- Tired of your bathroom mirror fogging up after a shower? Try rubbing a cucumber slice along the mirror, it will eliminate the fog and provide a soothing, spa-like fragrance.
- Out of WD40 or oil, and no olive oil either to fix a squeaky hinge? Rub a cucumber slice along the problematic hinge, and the squeak is gone.
- Are grubs and slugs ruining your planting beds? Place a few slices in an aluminium tin or plate and place in your garden. The chemicals in cucumber react with the aluminium to give off a scent undetectable to humans but drives garden pests crazy, making them flee the area.
- Looking for a “green” way to clean your taps, sinks or stainless steel? Take a slice of cucumber and rub it on the surface you want to clean, not only will it remove years of tarnish and bring back the shine, but is won’t leave streaks and won’t harm you fingers or fingernails while you clean.
- Using a pen and made a mistake? Take the outside of the cucumber and slowly use it to erase the pen writing, also works great on crayons and markers that the kids have used to decorate the walls.
And of course there are numerous ways to enjoy eating them. Why not pop over to Kit’s Kitchen for some delicious, simple cucumber recipes.
Hello Blog Readers
I’m back after a long break despite good intentions earlier this year to blog more frequently. Life has been chaotic in the Domino household since March with many setbacks, medical issues and other matters of which I shan’t bore you about, suffice to say we are now back to normal. I think. Well, as least as normal as it can be here.
Sadly, a brief summer seems to have passed us by and autumn is well and truly on the wind. The leaves are turning and dropping already and most of the garden flowers spent although a few are maintaining a colourful display. To be honest, it’s been looking quite good these past few months thanks to the extra effort put in by the other half now he’s retired. At the moment he’s busy putting up new soffits and guttering around the man-cave before winter exerts another toll upon the tools and man toys.
As for me, I’ve had a few setbacks and disappointments but none that cannot be overcome and move forward from. I’ve even managed to create some artwork this summer and can boast three on public display in a nearby town venue.
I’ve also had a few shocks this summer, the biggest being when one day the other half requested curry and rice for dinner. Curry? Is he serious? Oh, and can I put apple and sultanas in it too? In all of our 42 years together he’s never once asked for a curry, let alone eaten one. He’s always moaned and grumbled and groaned whenever I’ve had one out, even if simply chips with curry sauce! Okay, so who is this man and what have you done with the real Dave? So a mild chicken curry I made. Well, I say made, it was made using a Korma curry sauce curtesy of Aldi. And golly good it was too. And now a regular on the Friday lunch menu. Talking of menus…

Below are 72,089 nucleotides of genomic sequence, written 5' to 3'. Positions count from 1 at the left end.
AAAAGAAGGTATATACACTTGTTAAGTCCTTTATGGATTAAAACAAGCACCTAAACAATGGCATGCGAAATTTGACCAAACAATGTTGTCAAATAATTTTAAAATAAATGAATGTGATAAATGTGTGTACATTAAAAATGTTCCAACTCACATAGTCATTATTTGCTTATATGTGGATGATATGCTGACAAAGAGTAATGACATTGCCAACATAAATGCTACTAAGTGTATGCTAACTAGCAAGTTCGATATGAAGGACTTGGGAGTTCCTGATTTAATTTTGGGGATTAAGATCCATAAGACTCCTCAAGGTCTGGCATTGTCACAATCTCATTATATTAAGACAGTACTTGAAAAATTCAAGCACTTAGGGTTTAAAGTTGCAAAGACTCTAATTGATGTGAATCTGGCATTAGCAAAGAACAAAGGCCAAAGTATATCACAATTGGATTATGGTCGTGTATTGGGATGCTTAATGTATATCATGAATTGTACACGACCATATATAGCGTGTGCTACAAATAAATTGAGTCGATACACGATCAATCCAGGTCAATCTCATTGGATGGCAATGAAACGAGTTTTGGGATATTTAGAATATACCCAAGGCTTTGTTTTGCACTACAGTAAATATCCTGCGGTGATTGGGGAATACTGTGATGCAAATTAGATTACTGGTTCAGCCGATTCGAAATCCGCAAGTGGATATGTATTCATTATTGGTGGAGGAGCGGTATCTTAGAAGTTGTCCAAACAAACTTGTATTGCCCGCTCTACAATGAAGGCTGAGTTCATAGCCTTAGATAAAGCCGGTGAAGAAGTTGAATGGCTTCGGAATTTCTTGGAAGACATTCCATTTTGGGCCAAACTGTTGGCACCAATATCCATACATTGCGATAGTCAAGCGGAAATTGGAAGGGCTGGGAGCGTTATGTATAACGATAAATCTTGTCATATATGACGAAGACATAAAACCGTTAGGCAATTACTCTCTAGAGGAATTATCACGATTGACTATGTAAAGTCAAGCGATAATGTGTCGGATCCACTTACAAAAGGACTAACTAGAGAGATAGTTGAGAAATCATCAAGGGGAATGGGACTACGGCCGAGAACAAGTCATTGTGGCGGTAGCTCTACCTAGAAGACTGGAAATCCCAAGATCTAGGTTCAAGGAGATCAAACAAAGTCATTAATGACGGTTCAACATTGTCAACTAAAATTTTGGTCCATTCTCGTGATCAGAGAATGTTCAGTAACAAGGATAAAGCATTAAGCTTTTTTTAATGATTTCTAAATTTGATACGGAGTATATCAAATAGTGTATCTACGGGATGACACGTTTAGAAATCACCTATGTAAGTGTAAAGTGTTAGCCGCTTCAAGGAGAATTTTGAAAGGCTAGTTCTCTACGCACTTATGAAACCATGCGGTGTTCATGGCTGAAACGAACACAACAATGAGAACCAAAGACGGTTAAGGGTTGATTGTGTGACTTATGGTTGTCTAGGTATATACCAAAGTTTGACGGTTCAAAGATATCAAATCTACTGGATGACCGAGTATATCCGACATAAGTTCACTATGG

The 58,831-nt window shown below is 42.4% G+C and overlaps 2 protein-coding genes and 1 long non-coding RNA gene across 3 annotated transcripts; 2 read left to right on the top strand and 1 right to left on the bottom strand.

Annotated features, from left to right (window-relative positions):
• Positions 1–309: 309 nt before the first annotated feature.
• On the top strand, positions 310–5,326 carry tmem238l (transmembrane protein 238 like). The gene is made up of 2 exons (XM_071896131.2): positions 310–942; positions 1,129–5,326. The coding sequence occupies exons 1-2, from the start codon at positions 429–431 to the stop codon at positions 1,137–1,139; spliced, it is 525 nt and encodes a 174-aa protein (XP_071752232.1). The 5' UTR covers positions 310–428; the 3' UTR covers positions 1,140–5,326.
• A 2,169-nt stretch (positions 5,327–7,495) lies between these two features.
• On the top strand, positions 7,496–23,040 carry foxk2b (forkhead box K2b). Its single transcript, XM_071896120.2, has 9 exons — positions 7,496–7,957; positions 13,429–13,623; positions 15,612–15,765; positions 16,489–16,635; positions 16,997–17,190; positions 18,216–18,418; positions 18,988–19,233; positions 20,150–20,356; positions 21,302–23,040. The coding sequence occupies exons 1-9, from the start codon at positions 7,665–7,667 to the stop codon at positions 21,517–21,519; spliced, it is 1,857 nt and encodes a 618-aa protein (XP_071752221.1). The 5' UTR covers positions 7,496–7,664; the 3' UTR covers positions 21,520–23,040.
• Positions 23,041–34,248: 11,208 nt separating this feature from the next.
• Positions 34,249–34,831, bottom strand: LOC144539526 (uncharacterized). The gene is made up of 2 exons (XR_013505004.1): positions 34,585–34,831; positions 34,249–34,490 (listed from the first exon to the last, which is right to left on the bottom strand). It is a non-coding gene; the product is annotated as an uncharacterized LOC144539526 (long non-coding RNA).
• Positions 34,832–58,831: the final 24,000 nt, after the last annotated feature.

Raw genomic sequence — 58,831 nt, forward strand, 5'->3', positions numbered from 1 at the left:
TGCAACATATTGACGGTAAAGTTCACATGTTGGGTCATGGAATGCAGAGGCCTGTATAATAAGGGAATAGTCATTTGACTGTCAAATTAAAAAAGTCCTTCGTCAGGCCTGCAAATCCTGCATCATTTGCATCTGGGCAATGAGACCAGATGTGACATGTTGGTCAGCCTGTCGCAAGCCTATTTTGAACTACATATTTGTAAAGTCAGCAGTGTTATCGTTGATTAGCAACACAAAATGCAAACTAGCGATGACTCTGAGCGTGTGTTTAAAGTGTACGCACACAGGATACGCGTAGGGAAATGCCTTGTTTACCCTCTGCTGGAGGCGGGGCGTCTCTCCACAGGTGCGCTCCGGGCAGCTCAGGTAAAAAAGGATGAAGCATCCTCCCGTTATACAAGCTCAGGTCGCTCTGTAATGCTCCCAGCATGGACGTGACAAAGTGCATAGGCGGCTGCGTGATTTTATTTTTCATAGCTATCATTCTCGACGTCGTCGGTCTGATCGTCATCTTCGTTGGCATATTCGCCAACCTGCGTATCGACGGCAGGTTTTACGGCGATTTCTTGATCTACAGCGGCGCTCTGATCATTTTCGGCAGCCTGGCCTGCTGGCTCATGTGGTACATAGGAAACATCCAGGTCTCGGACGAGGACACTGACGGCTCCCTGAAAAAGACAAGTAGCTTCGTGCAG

As you are probably aware, or not, I am a great lover of Greek food. Greek anything, in fact. And sadly, I haven’t been able to get to Greece now for several years, the past two years with no holiday at all! (Can hear the violins playing already.) I love the dips, especially tzatziki and hummus but those ready-made ones from supermarkets are just not the same. I had a deep craving for hummus one balmy week in June but didn’t dare make one as Dave is allergic to garlic. The smell, the taste and the thought. He goes ape. He can’t stand it. What to do…? How to curb such a want. Dare I attempt to make one?
Yup. I picked up a couple of tins of chickpeas, opened one, read the instructions how to make – easy enough and blitzed away minus the garlic. It tasted bland, it tasted dull, it tasted … of nothing. Then came a lightbulb moment. Now, it might seem obvious to you but it wasn’t to me until that moment. I added a dollop of roasted onion chutney to the mixture and voilà. Wonderful roast onion hummus I could eat until the cows came home, well… until it was all gone, without him moaning and groaning about it. It would have been even better with some garlic, but hey ho, this little beggar can’t have it all ways and this was better than none at all. So here’s the recipe.
1 400g tin of cooked chickpeas – drained and rinsed.
2 teaspoons of tahini
Pinch of salt
2 tablespoons of lemon juice
3 tablespoons of olive oil
Put all the ingredients into a food processor and whizz to desired consistency.
Then add 1 tablespoon of onion chutney and blitz for a few seconds, add more lemon juice/oil/chutney to taste.
It even freezes well too.
Shame I can’t get Dave to try it. Perhaps one day he’ll surprise me again.